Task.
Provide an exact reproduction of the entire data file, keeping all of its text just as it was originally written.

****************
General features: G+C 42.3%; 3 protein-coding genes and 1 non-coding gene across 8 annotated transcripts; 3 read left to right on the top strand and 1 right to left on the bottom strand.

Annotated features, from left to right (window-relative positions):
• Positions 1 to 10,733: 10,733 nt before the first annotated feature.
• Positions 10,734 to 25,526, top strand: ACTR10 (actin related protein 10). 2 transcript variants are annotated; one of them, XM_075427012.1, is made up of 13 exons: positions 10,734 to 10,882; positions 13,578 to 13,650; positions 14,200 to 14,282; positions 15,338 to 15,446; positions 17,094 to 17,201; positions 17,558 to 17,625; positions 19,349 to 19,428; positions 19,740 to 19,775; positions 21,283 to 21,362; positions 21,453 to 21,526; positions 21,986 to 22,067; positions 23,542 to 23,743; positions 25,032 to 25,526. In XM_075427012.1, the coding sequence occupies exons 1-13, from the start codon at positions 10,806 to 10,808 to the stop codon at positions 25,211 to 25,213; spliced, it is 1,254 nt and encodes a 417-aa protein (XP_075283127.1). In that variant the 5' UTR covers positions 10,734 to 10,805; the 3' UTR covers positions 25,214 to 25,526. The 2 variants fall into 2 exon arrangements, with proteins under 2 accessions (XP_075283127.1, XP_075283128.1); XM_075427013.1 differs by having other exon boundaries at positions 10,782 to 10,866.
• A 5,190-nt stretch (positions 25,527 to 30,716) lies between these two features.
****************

General features: G+C 42.3%; 3 protein-coding genes and 1 non-coding gene across 8 annotated transcripts; 3 read left to right on the top strand and 1 right to left on the bottom strand.

Annotated features, from left to right (window-relative positions):
• Positions 1 to 10,733: 10,733 nt before the first annotated feature.
• Positions 10,734 to 25,526, top strand: ACTR10 (actin related protein 10). 2 transcript variants are annotated; one of them, XM_075427012.1, is made up of 13 exons: positions 10,734 to 10,882; positions 13,578 to 13,650; positions 14,200 to 14,282; positions 15,338 to 15,446; positions 17,094 to 17,201; positions 17,558 to 17,625; positions 19,349 to 19,428; positions 19,740 to 19,775; positions 21,283 to 21,362; positions 21,453 to 21,526; positions 21,986 to 22,067; positions 23,542 to 23,743; positions 25,032 to 25,526. In XM_075427012.1, the coding sequence occupies exons 1-13, from the start codon at positions 10,806 to 10,808 to the stop codon at positions 25,211 to 25,213; spliced, it is 1,254 nt and encodes a 417-aa protein (XP_075283127.1). In that variant the 5' UTR covers positions 10,734 to 10,805; the 3' UTR covers positions 25,214 to 25,526. The 2 variants fall into 2 exon arrangements, with proteins under 2 accessions (XP_075283127.1, XP_075283128.1); XM_075427013.1 differs by having other exon boundaries at positions 10,782 to 10,866.
• A 5,190-nt stretch (positions 25,527 to 30,716) lies between these two features.